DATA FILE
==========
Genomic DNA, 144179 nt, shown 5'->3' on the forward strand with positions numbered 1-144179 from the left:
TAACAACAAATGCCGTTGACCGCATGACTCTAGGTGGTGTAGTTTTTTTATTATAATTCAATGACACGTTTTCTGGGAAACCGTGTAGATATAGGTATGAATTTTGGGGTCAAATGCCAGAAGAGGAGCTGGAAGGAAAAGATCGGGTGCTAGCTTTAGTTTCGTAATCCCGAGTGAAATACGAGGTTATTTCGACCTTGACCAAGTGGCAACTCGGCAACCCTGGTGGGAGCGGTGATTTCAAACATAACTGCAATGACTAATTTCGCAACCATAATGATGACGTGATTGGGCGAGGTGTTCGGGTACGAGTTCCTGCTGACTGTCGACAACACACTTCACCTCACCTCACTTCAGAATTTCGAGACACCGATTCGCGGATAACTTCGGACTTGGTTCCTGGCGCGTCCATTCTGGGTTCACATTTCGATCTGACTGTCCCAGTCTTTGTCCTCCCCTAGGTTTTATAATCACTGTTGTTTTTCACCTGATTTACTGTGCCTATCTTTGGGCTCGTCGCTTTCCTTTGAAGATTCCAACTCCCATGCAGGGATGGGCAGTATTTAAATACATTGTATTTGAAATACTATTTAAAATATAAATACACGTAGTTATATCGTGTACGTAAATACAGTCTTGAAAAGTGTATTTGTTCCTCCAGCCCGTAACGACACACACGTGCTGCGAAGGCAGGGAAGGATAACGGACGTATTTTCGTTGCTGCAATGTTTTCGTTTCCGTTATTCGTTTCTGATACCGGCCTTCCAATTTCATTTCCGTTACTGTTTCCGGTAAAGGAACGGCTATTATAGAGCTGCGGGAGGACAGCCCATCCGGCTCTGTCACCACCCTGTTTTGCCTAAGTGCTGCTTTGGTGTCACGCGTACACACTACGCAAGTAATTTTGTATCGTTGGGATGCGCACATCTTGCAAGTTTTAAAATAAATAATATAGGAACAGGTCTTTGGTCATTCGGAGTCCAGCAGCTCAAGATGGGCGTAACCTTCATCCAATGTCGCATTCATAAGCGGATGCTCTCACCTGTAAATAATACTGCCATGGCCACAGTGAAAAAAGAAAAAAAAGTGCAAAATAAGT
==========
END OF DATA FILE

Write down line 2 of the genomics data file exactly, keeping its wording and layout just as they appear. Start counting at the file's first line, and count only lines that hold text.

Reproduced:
TAACAACAAATGCCGTTGACCGCATGACTCTAGGTGGTGTAGTTTTTTTATTATAATTCAATGACACGTTTTCTGGGAAACCGTGTAGATATAGGTATGAATTTTGGGGTCAAATGCCAGAAGAGGAGCTGGAAGGAAAAGATCGGGTGCTAGCTTTAGTTTCGTAATCCCGAGTGAAATACGAGGTTATTTCGACCTTGACCAAGTGGCAACTCGGCAACCCTGGTGGGAGCGGTGATTTCAAACATAACTGCAATGACTAATTTCGCAACCATAATGATGACGTGATTGGGCGAGGTGTTCGGGTACGAGTTCCTGCTGACTGTCGACAACACACTTCACCTCACCTCACTTCAGAATTTCGAGACACCGATTCGCGGATAACTTCGGACTTGGTTCCTGGCGCGTCCATTCTGGGTTCACATTTCGATCTGACTGTCCCAGTCTTTGTCCTCCCCTAGGTTTTATAATCACTGTTGTTTTTCACCTGATTTACTGTGCCTATCTTTGGGCTCGTCGCTTTCCTTTGAAGATTCCAACTCCCATGCAGGGATGGGCAGTATTTAAATACATTGTATTTGAAATACTATTTAAAATATAAATACACGTAGTTATATCGTGTACGTAAATACAGTCTTGAAAAGTGTATTTGTTCCTCCAGCCCGTAACGACACACACGTGCTGCGAAGGCAGGGAAGGATAACGGACGTATTTTCGTTGCTGCAATGTTTTCGTTTCCGTTATTCGTTTCTGATACCGGCCTTCCAATTTCATTTCCGTTACTGTTTCCGGTAAAGGAACGGCTATTATAGAGCTGCGGGAGGACAGCCCATCCGGCTCTGTCACCACCCTGTTTTGCCTAAGTGCTGCTTTGGTGTCACGCGTACACACTACGCAAGTAATTTTGTATCGTTGGGATGCGCACATCTTGCAAGTTTTAAAATAAATAATATAGGAACAGGTCTTTGGTCATTCGGAGTCCAGCAGCTCAAGATGGGCGTAACCTTCATCCAATGTCGCATTCATAAGCGGATGCTCTCACCTGTAAATAATACTGCCATGGCCACAGTGAAAAAAGAAAAAAAAGTGCAAAATAAGT